National Security Council spokesman Garrett Marquis says the U.S. "strongly endorses" Interpol's current interim president, South Korea's Kim Jong Yang, to hold the post permanently. He is running against Interpol vice president Alexander Prokopchuk, a general in the Russian Interior Ministry.
Marquis is outlining the U.S. opposition to Prokopchuk in a Tuesday tweet, saying "the Russian government abuses INTERPOL's processes to harass its political opponents." Prominent Kremlin critics have raised alarm that the Russian official is close to President Vladimir Putin, and have pointed to Russian attempts to use Interpol to pursue opponents of Putin's government.
Interpol's general assembly is expected to elect its new president on Wednesday in Dubai.
Russian authorities are accusing unnamed Kremlin critics of trying to politicize the upcoming election of the Interpol president.
Kremlin foes including financier Bill Browder, Mikhail Khodorkovsky and Alexei Navalny have warned that naming a top Russian police official to lead the international law enforcement agency will undermine Interpol and politicize police cooperation across borders.
In a Tuesday statement Russian Interior Ministry spokesman Irina Volk lashed out at critics, which she did not name, accusing them of running a "campaign to discredit" the Russian candidate Alexander Prokopchuk. She said that Prokopchuk, who is an Interpol vice-president, is a respected professional, and, if elected, he will be leading the organization "in the interests of the international police community."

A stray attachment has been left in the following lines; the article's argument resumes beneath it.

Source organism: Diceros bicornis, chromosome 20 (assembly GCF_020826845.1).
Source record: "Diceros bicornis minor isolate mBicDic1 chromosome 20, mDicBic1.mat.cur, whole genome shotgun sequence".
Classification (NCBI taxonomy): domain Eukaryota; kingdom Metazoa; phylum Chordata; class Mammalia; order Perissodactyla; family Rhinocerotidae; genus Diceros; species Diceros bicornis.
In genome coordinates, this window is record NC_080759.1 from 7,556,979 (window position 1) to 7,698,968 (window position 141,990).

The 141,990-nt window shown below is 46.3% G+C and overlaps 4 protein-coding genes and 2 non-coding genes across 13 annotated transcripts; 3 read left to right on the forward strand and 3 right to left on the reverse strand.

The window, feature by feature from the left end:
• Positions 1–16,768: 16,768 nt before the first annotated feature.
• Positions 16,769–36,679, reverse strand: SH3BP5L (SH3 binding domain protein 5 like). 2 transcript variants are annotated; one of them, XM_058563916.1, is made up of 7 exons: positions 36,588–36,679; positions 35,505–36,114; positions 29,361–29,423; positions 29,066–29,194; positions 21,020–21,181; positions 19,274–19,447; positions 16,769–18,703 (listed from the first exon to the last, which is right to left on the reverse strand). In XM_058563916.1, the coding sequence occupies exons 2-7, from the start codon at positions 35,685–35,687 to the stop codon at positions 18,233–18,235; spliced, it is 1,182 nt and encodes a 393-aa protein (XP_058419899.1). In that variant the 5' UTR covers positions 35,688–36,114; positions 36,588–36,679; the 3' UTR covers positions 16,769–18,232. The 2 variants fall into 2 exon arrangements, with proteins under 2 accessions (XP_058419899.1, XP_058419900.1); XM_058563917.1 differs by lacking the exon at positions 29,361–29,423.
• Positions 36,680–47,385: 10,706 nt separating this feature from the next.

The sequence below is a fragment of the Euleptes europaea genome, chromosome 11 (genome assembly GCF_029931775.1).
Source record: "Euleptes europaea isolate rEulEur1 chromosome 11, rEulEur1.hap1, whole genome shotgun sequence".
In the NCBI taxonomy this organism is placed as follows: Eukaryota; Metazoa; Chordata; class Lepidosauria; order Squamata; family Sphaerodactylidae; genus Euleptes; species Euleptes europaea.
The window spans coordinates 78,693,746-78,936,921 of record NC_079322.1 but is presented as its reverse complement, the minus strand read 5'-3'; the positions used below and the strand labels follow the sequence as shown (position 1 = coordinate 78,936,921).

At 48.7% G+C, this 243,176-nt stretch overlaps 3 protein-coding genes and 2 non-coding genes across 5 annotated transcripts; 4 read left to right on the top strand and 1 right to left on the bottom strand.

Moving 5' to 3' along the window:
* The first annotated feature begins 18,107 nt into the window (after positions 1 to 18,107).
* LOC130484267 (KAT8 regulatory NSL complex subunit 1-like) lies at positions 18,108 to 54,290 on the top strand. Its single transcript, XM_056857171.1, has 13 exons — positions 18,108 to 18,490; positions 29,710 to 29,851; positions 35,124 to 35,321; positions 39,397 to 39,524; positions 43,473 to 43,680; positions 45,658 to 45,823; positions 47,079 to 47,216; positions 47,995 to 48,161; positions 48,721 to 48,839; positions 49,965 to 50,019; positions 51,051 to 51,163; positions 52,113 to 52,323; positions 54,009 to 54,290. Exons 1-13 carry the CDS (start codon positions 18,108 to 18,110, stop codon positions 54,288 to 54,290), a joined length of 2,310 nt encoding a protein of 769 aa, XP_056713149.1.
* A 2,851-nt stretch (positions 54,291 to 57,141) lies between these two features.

Interpol's general assembly is expected to elect its new president on Wednesday.
Kremlin critic Bill Browder says naming a top Russian police official as president of Interpol could undermine the international law enforcement agency.
Browder says President Vladimir Putin has tried to use Interpol to hunt down critics and electing a Russian to lead the agency could intensify such efforts. Browder, who runs an investment fund that had operated in Moscow, has campaigned for sanctions against Russian officials charged with human rights abuses after his former lawyer died in custody.
Alexander Prokopchuk, a general in the Russian Interior Ministry, is the front-runner to become Interpol's next president.
Browder told the BBC on Tuesday that Interpol shouldn't put a Putin subordinate "in charge of the most important law enforcement" institution at a time when Russia is charged with using chemical weapons and hacking elections.